Attorney Aaron Lukken, who runs a consultancy on international litigation for American lawyers and the publisher of The Hague Law Blog, was leaving his last firm to hang his own shingle he approached a number of legal marketing companies about publishing a blog, among other things.hen
Lukken’s story he shared this week is a good one for lawyers looking to build a reputation and develop business through blogging at the rate Lukken has.
As I was preparing to leave my last gig and hang out my shingle, I talked to a team of “legal marketing experts” who insisted that they and their team should write my blog posts for me. You handle the lawyering, they said. Let us handle the content.
Needless to say, I was flabbergasted, and I ran away from that company like I had my hair on fire. Few things in legal practice seem so sleezy as lawyers who have someone else write their blog posts for them. It’s fake, it’s fraudulent, and it truly is unprofessional, which is why blogging is viewed so negatively. And why so many lawyers don’t want to blog– for fear of looking unprofessional.
Commenting on my blog post suggesting lawyers blog in a real and authentic fashion, keeping in mind the legacy they leave, Lukken continued,
Ain’t that the truth. That’s why I write the way I do– this isn’t a law review (snooze), it’s not a bar association journal (limited circulation), and it’s not a hornbook (um, huh?). This is a nuts and bolts guide to how things work in my very tight little niche. If it helps my colleagues get things done on their own, so be it. If it gives them just a skoosh more confidence that their clients’ blood and treasure are protected, even better. And if it prompts them to ask me to lend a hand… I’m a pretty lucky lawyer.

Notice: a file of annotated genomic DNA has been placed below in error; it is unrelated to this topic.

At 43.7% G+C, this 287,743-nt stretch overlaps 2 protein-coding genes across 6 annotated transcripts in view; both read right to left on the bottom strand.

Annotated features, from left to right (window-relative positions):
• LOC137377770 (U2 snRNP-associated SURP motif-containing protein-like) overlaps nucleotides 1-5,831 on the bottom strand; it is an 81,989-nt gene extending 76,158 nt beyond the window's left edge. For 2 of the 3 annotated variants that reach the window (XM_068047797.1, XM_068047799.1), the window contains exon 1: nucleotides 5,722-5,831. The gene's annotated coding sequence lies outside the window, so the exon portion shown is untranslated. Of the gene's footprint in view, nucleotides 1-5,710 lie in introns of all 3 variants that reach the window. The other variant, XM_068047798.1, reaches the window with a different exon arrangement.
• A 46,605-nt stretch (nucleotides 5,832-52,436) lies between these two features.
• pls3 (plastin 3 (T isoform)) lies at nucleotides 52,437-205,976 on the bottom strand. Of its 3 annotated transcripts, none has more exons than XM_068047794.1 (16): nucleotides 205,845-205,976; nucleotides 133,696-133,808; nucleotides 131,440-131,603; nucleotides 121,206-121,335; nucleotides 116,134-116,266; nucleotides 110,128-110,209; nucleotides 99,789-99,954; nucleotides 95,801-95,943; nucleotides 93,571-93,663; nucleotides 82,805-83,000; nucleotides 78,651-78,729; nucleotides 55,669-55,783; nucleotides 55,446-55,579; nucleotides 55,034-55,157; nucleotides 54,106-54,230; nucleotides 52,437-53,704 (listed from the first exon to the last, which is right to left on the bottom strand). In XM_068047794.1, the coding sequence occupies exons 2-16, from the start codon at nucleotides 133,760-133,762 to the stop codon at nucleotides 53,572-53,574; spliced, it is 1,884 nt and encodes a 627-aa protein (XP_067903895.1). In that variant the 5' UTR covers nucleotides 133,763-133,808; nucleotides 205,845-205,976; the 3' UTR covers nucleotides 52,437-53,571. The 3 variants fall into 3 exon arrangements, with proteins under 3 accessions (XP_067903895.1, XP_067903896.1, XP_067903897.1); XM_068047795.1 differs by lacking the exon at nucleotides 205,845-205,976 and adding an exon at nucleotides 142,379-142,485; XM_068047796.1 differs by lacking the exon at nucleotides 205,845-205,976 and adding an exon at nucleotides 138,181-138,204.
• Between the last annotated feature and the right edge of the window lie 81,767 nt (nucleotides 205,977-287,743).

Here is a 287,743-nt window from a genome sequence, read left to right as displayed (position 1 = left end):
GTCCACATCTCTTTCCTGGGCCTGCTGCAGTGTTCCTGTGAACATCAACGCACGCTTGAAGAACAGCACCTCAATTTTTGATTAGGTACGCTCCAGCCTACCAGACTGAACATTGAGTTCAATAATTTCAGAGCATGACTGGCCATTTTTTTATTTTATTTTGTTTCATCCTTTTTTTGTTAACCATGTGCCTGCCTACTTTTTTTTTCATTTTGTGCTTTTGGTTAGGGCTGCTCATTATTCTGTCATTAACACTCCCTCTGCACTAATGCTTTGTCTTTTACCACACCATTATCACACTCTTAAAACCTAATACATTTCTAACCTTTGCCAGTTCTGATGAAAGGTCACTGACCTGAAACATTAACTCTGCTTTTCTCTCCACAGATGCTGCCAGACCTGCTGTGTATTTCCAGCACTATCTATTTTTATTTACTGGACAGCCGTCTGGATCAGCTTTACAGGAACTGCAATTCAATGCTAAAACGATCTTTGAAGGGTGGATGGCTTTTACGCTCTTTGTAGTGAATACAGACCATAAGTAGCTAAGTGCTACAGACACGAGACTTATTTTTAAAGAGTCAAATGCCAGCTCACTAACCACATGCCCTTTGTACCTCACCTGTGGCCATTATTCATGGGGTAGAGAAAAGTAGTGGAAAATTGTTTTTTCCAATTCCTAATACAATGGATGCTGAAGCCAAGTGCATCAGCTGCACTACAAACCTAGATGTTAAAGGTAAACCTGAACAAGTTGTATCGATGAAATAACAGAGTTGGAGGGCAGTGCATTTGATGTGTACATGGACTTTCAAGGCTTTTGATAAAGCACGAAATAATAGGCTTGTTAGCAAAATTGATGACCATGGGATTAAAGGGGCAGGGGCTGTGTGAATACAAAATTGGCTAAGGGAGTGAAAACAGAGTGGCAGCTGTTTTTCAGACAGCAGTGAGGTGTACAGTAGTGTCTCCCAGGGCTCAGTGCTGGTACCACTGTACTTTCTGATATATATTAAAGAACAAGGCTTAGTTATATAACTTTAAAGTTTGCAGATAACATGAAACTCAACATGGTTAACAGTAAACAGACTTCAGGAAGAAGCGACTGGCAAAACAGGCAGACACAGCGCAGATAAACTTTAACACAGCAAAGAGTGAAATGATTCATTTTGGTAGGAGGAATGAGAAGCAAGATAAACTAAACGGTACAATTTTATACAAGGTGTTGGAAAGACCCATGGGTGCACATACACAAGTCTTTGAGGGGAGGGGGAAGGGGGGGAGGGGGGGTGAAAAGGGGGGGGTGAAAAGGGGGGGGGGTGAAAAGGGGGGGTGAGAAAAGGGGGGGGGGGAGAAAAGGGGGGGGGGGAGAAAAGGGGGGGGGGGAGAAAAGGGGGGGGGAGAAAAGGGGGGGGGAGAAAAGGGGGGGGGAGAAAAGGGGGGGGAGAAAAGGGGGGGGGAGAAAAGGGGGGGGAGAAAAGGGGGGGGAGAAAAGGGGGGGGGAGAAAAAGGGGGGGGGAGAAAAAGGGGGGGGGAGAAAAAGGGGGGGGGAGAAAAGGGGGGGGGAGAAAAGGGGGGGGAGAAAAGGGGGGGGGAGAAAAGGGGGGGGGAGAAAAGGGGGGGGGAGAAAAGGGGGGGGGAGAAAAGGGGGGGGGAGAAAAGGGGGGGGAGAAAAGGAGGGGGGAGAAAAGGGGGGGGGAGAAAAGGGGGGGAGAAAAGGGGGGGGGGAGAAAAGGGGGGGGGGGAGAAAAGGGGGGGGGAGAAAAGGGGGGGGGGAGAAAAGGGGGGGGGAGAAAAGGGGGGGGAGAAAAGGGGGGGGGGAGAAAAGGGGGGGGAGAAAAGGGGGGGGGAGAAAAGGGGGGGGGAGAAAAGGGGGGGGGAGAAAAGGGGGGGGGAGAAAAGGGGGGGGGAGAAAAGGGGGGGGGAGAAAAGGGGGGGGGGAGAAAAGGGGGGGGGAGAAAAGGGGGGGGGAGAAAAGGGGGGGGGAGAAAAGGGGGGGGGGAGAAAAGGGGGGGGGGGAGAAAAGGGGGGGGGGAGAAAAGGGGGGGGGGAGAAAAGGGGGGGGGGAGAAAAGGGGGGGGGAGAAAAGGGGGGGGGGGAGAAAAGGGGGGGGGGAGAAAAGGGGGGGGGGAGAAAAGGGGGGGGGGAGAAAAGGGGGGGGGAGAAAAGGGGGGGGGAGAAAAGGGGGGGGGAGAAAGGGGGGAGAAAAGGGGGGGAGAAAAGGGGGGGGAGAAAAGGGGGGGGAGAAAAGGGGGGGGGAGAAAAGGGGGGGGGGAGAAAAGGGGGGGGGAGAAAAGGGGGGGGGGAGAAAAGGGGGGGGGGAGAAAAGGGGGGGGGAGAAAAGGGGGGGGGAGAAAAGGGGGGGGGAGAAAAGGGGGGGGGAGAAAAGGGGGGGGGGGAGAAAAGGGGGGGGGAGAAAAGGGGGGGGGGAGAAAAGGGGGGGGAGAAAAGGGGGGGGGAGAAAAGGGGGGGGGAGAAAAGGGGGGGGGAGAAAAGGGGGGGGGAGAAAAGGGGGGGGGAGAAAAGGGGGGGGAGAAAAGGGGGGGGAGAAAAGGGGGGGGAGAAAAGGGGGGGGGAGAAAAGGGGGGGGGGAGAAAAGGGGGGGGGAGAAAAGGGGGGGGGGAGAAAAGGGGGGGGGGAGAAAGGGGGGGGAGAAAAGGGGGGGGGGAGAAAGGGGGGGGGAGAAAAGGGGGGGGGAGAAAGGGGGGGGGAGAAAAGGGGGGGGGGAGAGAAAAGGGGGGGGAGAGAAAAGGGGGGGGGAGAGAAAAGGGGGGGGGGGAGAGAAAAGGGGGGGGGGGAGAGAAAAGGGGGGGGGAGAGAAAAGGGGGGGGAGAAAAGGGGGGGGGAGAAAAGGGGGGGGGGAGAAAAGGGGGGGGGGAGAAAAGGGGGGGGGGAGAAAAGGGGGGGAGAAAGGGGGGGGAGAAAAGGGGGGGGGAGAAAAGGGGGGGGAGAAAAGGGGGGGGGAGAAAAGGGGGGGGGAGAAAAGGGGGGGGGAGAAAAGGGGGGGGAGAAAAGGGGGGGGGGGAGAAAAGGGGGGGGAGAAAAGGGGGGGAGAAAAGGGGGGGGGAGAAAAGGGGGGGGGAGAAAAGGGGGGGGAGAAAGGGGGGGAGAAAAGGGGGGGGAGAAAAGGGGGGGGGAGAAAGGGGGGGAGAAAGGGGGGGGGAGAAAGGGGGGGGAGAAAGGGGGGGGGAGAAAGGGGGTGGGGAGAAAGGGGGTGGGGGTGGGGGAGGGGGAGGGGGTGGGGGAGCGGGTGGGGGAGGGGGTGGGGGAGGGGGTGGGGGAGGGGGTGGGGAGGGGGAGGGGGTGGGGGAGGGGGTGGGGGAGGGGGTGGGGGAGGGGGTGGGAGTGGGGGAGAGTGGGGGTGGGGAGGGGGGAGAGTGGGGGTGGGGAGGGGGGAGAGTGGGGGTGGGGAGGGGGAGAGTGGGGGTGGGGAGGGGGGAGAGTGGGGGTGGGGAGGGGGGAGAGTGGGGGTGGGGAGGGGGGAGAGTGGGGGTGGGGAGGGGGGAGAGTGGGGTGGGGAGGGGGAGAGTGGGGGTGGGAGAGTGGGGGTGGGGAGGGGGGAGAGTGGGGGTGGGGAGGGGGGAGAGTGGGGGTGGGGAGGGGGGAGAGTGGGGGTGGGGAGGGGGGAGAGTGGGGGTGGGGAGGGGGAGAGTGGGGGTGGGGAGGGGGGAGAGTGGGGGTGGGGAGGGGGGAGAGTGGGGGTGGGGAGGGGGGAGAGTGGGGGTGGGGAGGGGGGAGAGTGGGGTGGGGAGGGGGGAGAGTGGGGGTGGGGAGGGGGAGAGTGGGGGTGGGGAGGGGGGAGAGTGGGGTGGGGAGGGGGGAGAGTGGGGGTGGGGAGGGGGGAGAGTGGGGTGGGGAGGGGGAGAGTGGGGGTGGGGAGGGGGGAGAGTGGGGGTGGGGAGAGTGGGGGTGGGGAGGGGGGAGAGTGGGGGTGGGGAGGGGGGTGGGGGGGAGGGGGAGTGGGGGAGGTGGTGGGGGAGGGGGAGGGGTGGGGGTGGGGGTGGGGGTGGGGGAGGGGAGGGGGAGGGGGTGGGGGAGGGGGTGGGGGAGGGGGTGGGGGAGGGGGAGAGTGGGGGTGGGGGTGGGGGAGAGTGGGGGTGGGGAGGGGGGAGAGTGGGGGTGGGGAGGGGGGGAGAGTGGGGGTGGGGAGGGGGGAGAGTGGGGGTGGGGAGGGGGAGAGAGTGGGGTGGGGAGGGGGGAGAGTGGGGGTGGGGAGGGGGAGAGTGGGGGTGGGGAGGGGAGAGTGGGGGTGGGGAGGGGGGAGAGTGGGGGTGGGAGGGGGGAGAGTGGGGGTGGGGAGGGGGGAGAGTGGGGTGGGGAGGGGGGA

Lukken’s a great example of what it means to be yourself when blogging.
I wrote at the beginning (and it’s still on our “About” page) that just about all of our posts will be cheeky, irreverent, and peppered with humor… but we promise, never mean, never judgmental, and hopefully never offensive or inappropriate.
You will find smart-ass commentary here, because it’s authentic, and sometimes scathing satire is needed to right what’s wrong– or even to give somebody assurance that they’re not completely nuts. Above all, it’s my voice– not some stodgy treatise that has to conform to a style manual. Apparently, my clients think that matters.”
You know, I’d walk around with this guy and knock on law firm doors to introduce lawyers to what blogging really is.
We’d help people, businesses and lawyers, all of whom lawyers strive to serve in this, a noble, profession. We’d leave a nice legacy too.
Crazy thing is that if I asked Aaron if he was up for it, he’d say yes.